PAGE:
ORMUS Compost Tea – Garden Update

I am totally shocked by the strawberry production this year! I’ve picked bowls full of berries from a small number of plants. These where ‘hand me down’ plants from a few years ago that didn’t produce any more than a local squirrel could make away with last season. This year is something else. I’ve only got a five by five foot patch, but I’m finding myself rotating through it. I harvest from one side one day and move on to the next the following day. The best part is that I get to be choosy and take only the ripe berries. The dark red seed berries are by far the best (see How to find ripe Strawberries for details).

And the sugar snaps! Wow. Every day for at least the last 10 I’ve had a sandwich bag full of pea pods for lunch. The first few bags had a flavor a little less than expected, but once the sun set in they really gained in sugar content.

If you remember my earlier articles regarding using Compost Tea as fertilizer, you might recognize the following few pictures. Well, they didn’t exist back then, but I talked about conducting a little informal experiment to see if I could notice some affects on the plants. Well, let’s take a look.

The first thing that stands out to me with this series of pictures is that we’ve had a cold spring! I mean, last year my beets were nearly climbing out of the raised beds! This year… nothing. Yet, in any case….

The bed on the right is the bed that’s received ORMUS Compost Tea (Making ORMUS Compost Tea, Why ORMUS as Fertilizer and ORMUS as Fertilizer). As you can see, I sectioned the beds into 6 rectangles and planted nearly identical plants – plants form the same seed flats planted on the same day in the same way. All the plants where transplanted from starting trays into the garden. I tried to plant the same number of plants in each rectangle.

Front left: Parsley. It’s just been too cold for this parsley to really do anything. The plants in both beds look similar.

Front right: Beets. Overall, the beets look pretty anemic. Last year, this was a dynamite crop. Yet, even though it’s kind of hard to see, the beets in the ORMUS bed (to the right) have a bit better leaf structure. I’m wondering what July will bring.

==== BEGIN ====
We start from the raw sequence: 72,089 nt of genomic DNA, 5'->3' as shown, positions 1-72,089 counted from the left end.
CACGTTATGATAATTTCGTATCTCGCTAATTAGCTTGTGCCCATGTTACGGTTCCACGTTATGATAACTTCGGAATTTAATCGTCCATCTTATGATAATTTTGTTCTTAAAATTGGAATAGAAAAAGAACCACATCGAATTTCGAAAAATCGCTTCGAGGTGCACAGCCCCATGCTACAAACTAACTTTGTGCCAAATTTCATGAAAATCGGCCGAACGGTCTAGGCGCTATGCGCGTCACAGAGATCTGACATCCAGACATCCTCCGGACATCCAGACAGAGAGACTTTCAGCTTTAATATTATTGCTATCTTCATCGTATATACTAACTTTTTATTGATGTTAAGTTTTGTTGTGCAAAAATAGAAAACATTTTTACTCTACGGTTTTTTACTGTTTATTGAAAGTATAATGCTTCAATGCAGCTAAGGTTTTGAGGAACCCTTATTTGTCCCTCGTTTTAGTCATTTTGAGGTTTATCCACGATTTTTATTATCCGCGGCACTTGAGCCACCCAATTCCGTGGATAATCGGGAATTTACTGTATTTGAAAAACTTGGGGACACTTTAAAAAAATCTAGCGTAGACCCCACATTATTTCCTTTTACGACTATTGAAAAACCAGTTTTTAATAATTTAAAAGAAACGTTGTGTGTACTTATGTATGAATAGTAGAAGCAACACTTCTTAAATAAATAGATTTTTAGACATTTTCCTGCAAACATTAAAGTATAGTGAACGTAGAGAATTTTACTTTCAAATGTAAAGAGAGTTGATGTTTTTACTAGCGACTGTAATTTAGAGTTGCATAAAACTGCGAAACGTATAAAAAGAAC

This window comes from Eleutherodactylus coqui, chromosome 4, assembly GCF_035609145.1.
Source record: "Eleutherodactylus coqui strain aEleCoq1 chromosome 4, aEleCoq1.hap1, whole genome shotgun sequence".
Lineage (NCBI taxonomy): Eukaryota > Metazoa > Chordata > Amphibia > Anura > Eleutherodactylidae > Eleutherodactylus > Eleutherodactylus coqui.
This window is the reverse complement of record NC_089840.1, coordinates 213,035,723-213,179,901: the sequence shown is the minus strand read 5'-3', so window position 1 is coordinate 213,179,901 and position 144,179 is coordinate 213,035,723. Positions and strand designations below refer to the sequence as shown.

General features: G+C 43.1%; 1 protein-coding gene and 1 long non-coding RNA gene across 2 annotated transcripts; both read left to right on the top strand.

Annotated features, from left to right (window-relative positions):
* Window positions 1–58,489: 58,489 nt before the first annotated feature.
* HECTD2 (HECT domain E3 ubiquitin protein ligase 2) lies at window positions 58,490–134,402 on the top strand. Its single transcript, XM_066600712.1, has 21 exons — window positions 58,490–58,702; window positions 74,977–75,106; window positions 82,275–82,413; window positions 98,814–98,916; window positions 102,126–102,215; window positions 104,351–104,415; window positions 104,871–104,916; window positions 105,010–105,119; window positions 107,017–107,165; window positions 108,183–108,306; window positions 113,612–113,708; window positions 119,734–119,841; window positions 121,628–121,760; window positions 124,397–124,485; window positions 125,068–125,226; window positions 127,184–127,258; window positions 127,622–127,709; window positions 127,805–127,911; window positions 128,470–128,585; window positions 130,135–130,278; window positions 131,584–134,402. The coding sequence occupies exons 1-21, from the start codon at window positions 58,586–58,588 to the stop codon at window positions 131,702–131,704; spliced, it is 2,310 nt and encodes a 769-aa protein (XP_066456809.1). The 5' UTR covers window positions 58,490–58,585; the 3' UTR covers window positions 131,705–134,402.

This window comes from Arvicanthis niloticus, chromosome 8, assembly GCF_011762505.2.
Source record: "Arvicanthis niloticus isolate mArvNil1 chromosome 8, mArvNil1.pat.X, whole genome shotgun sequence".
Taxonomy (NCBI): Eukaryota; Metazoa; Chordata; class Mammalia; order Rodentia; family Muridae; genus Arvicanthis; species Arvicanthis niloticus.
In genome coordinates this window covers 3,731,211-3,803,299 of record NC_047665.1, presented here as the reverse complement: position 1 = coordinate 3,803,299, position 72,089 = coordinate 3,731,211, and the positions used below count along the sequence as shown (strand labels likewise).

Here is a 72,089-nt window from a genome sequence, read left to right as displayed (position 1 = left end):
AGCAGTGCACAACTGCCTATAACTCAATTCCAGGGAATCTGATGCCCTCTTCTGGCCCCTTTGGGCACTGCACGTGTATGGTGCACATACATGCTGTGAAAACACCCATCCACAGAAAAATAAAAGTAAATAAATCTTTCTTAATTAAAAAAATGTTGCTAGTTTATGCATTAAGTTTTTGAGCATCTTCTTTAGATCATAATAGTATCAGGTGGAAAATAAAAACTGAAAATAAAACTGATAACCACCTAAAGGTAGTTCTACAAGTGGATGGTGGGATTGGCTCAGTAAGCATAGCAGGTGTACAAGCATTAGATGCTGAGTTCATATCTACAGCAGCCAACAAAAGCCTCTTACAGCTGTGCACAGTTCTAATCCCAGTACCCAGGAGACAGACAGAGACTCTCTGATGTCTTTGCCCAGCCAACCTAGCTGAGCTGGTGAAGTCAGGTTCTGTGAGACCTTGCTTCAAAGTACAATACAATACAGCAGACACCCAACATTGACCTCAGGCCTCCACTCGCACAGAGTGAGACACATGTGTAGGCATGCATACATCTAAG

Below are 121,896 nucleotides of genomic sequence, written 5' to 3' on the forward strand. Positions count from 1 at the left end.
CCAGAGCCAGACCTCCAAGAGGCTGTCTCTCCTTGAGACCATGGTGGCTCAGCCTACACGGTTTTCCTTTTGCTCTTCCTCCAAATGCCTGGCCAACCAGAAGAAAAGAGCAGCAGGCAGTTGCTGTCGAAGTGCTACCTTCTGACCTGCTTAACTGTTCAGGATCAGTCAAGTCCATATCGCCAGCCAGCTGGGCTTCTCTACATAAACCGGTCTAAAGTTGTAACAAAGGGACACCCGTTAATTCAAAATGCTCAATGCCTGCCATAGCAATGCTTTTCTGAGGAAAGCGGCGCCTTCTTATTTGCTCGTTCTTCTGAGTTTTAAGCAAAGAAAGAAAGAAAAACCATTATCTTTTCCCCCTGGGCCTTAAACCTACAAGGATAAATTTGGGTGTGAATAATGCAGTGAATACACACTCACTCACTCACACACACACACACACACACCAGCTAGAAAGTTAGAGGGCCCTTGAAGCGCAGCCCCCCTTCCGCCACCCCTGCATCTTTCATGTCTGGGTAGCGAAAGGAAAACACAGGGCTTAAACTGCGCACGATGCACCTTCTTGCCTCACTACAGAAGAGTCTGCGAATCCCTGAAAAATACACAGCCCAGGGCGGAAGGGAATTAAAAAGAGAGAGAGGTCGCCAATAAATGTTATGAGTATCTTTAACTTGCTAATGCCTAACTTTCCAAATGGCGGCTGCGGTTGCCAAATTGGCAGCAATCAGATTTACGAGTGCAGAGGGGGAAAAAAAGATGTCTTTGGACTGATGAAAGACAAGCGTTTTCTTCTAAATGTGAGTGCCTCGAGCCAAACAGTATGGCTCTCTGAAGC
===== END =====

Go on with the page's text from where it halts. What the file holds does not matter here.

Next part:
Center left: Lettuce. If you’ve been following my smoothie articles, you’d know that I’ve been eating off this lettuce for a couple weeks now. Both beds are doing well, but I believe the ORMUS bed (right) has produced more bigger plants then the control bed. The one other thing that seems strange is that the plants are maturing faster than the controls. The last picture kind of shows this. I haven’t noticed any taste difference and the plants haven’t had to deal with stress of any sort (other than lack of sunshine) yet, I’d still say that at this point, I’ve gotten more lettuce from the ORMUS side (simply because there were more bigger plants).

Center right: Spinach – Basil. If you look closely at the first pictures, you’ll see spinach in the center right rectangle. It did so poorly that I replaced it with basil. The Spinach bolted when the leaves where still microscopically small. The Basil really needs some heat so I’m hoping to report back on this.

Back left: Sugar Snap Peas: When I took the earlier pictures, I asked a visitor to the garden if they noticed anything different about the two groups. Their first comment was that the group on the right had bigger leaves. I didn’t measure them, but agreed at the time. As the second picture shows, the ORMUS peas looked to have produced more flowers. I also remember getting my first peas from these plants – but I never counted them. From these two little tee pees of peas, I’ve gotten bowls full of sugar snaps. It’s the best pea crop I’ve had in years. One last observation, it looks as if the ORMUS plants are dying back. I think they matured faster than the non-ORMUS plants kind of like the lettuce.

Back right: Kentucky blue pole beans. These will probably take another mouth before I can really talk about the fruit, but the one observation that can be made from the last picture is that the ORMUS plants are already climbing. The non-ORMUS plants are just starting to form runners, whereas the ORMUS plants have runners that are about a foot long. Some are longer and wrapping around the stakes.